But if there is one fundamental aspect in any architectural project of this size, it is security and in Spain this is governed by the Building Technical Code. Even historic buildings can benefit from new technologies to shield themselves from the potential dangers of this new digital age, such as cybersecurity or more traditional threats such as fires or floods. The design must therefore not be at odds with the guarantees of security for the people who use them.
Fire defence systems. The challenge for the experts is to develop increasingly safe buildings that comply with the three basic standards in the event of this assumption being triggered: compartmentalisation, suppression and evacuation.
The main obstacle is that the greater height of buildings means that putting out a fire by conventional means and their accessibility are complex tasks, which is why experts are already working on areas of prevention such as:
- Compartmentalisation through the creation of thick walls with fire-resistant linings and even the use of flame retardant materials in pipes or elevators that can contain the propagation up to 96% and which are already being applied in buildings such as the Burj Khalifa in Dubai. Likewise, refuge floors are being created that allow the fire to be contained for longer and with openings to the outside to facilitate evacuation.
- Suppression is guaranteed by the installation of water tanks with more than 100,000 litres in key areas of the building such as those in the Torre Allianz in Madrid or the Torre Agbar in Barcelona. These are complemented by the traditional sprinkler systems for each square metre that are triggered at temperatures of 60º and smoke detectors situated less than 10 metres apart.
Companies such as Siemens, for instance, include suction detectors that constantly collect air samples in localised areas and are capable of detecting minimum smoke particles that would immediately activate the alarm or extinguishing systems.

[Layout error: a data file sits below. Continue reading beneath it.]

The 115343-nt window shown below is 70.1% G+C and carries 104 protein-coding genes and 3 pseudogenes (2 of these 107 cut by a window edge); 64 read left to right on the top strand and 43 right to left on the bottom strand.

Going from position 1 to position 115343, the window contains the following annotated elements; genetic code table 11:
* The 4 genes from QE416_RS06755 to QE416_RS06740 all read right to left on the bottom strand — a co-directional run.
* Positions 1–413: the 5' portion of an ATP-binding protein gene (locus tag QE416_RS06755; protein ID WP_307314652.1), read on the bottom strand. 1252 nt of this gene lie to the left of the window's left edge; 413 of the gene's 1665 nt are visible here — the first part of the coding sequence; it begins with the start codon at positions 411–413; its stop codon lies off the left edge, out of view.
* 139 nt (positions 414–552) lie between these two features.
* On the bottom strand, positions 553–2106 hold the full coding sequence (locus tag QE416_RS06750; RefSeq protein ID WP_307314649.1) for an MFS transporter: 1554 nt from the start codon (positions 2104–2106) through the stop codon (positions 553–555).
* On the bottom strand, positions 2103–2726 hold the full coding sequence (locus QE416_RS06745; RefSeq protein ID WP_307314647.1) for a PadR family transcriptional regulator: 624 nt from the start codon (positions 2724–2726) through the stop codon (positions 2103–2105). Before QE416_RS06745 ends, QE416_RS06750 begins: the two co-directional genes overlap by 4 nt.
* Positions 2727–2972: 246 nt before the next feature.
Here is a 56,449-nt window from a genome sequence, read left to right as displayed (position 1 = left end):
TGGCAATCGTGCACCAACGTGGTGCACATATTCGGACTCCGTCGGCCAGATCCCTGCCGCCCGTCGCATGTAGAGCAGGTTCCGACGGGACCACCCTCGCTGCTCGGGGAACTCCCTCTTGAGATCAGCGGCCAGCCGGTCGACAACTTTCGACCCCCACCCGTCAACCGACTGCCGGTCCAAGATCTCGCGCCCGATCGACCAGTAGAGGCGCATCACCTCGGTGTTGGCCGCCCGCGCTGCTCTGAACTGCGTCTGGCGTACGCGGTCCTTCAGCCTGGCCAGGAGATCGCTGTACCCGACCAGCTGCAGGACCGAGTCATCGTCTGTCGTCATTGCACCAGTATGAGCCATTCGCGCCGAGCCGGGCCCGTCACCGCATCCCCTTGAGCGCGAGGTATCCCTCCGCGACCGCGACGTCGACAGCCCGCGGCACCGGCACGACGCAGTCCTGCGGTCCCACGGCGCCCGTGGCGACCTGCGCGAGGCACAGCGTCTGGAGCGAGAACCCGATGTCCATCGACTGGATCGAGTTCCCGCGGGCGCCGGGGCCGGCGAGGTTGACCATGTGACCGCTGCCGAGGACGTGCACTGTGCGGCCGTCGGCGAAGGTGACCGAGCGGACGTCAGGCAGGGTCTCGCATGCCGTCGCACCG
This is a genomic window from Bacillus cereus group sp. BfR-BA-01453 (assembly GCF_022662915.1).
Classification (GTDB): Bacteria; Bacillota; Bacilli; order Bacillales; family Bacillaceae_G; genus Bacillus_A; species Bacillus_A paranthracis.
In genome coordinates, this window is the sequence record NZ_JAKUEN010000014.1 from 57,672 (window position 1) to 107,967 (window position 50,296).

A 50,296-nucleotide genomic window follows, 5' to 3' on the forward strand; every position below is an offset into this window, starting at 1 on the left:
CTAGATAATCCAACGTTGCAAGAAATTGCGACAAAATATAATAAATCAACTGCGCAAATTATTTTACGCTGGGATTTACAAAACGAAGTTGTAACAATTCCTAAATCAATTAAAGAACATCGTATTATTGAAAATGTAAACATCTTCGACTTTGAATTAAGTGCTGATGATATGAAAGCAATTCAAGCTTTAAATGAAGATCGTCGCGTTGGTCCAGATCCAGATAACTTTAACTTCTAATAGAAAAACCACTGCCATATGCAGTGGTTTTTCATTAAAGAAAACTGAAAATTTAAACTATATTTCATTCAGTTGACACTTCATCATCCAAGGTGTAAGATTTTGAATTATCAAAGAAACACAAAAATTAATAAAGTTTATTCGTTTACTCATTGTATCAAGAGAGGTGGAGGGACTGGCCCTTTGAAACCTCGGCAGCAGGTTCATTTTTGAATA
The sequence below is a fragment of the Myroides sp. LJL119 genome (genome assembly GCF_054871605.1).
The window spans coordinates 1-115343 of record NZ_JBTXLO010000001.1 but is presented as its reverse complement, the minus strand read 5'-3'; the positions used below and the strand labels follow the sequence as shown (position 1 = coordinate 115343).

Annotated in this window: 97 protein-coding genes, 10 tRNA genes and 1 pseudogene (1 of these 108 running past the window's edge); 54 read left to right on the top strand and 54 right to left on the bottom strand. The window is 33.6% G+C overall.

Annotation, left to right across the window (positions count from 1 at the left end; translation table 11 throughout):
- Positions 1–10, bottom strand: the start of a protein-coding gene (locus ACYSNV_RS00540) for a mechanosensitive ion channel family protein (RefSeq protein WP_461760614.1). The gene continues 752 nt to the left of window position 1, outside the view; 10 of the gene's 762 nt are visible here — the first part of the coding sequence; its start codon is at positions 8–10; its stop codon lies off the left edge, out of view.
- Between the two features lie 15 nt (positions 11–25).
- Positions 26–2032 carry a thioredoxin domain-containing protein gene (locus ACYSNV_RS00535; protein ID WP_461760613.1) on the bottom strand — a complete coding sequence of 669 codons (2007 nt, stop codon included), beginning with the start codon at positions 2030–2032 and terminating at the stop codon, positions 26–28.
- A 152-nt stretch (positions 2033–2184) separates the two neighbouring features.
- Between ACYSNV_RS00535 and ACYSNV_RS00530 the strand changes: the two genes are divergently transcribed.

- Finally there would be the evacuation, the most risky step because the time factor and human behaviour respond to unpredictable patterns. However, the design of the building is crucial for this to be done successfully.
Some new buildings already include the mentioned refuge floors, heliports, and at least two independent staircases, and even, contrary to traditional protocols, lifts could be used, provided they are fireproof.
The issue of cybersecurity is probably the next fundamental issue in the safety of technologically smart buildings. The fact of including the integrated Physical Security Information Management system facilitates the assembly of all security devices in a single system, which would include aspects such CCTV, perimeter intrusion by sensors, geo-positioning radar, biometric technology for fingerprint access control, activation of fire-fighting systems ...
In addition, by means of the energy source decentralisation system, in the event of a power outage or failure of transport or water, these new giants can have energy autonomy for at least 24 hours.
Finally, and although it may seem obvious, the way we dress inside and outside a building is essential when creating a space with minimum security guarantees. The experts work on the use of materials and infrastructures better prepared for changing scenarios and with capacity to withstand the conditions of buildings of such height, such as winds, temperature ...
In this sense, reinforced concrete and pre-tensile steel are still the materials most widely used in these buildings, but other substitutes such as cross-laminated wood are beginning to emerge.
Technology is therefore already a fundamental ally in the application of constructed buildings that are to be updated in these basic pillars to become safe and intelligent spaces.
But in addition, new smart building projects must include new technologies as essential conditions to make cities safer, more efficient and more aware of the environment.